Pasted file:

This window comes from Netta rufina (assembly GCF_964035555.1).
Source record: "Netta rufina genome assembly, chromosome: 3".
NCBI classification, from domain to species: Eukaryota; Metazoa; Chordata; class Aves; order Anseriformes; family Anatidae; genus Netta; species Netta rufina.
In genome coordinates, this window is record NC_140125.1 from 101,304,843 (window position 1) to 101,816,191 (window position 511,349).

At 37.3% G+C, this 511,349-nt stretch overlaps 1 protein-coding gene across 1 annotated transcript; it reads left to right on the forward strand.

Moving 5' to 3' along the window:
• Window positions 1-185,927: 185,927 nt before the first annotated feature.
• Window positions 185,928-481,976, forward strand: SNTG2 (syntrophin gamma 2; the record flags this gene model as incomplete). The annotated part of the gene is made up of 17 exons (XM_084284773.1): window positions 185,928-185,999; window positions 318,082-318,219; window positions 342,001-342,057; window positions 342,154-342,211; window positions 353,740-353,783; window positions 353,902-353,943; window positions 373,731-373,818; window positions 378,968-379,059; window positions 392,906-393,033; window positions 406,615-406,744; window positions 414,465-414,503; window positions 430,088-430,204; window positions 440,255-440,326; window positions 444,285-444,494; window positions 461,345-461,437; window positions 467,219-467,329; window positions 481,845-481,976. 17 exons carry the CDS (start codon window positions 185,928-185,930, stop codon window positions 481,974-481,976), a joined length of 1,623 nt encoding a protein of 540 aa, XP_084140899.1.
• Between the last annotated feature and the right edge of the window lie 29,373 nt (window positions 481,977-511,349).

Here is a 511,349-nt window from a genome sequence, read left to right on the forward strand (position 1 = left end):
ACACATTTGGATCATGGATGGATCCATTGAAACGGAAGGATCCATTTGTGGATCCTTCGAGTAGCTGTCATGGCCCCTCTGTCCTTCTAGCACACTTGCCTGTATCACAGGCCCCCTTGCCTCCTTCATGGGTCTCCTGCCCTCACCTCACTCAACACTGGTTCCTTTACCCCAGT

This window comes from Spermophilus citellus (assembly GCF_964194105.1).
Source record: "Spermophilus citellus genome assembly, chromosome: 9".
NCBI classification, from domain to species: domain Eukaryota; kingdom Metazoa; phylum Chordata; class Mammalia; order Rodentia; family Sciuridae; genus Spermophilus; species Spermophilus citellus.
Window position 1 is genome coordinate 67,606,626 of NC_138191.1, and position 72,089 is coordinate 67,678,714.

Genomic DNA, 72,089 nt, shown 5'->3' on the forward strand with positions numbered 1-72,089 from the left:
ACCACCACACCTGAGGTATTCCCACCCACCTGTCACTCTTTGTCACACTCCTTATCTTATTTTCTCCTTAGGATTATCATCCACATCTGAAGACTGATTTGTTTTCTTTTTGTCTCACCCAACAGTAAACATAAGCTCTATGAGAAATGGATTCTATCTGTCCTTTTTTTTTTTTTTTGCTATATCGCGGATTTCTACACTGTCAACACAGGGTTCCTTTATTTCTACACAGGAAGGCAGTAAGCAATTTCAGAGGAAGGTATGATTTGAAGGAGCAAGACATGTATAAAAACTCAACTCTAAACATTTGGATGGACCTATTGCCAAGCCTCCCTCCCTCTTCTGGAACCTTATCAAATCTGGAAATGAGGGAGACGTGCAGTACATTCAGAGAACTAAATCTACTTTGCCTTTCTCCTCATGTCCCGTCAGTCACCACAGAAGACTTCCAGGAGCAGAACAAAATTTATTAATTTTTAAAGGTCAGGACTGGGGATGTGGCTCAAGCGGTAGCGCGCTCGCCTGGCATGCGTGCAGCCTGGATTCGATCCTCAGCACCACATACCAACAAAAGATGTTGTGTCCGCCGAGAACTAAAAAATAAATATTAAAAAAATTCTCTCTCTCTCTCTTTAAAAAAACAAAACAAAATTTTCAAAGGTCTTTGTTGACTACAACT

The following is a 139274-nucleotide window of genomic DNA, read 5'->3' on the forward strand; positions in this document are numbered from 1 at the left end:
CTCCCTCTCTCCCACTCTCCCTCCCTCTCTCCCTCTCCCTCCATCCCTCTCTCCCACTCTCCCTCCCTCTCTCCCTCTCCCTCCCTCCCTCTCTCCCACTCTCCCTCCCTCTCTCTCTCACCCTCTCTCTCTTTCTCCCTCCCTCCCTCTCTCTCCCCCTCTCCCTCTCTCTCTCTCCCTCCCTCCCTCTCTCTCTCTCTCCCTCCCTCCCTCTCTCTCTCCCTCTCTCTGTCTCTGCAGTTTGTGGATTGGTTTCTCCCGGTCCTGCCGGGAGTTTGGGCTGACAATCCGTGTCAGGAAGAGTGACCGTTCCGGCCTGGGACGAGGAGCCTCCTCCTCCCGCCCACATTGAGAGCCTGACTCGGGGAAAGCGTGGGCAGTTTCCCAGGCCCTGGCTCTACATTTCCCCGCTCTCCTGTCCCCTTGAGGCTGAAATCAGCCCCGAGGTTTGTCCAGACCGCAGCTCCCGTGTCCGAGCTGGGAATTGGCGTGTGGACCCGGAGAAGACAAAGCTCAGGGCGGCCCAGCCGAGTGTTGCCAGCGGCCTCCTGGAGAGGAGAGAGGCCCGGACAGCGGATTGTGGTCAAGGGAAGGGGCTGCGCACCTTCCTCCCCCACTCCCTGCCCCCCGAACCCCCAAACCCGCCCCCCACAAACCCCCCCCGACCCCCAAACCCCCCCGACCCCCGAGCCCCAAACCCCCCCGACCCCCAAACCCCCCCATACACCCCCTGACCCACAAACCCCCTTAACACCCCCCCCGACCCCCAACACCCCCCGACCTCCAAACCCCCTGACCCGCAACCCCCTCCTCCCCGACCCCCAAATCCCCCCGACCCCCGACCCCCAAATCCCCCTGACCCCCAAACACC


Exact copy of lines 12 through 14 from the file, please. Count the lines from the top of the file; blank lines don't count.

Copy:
This window comes from Spermophilus citellus (assembly GCF_964194105.1).
Source record: "Spermophilus citellus genome assembly, chromosome: 9".
NCBI classification, from domain to species: domain Eukaryota; kingdom Metazoa; phylum Chordata; class Mammalia; order Rodentia; family Sciuridae; genus Spermophilus; species Spermophilus citellus.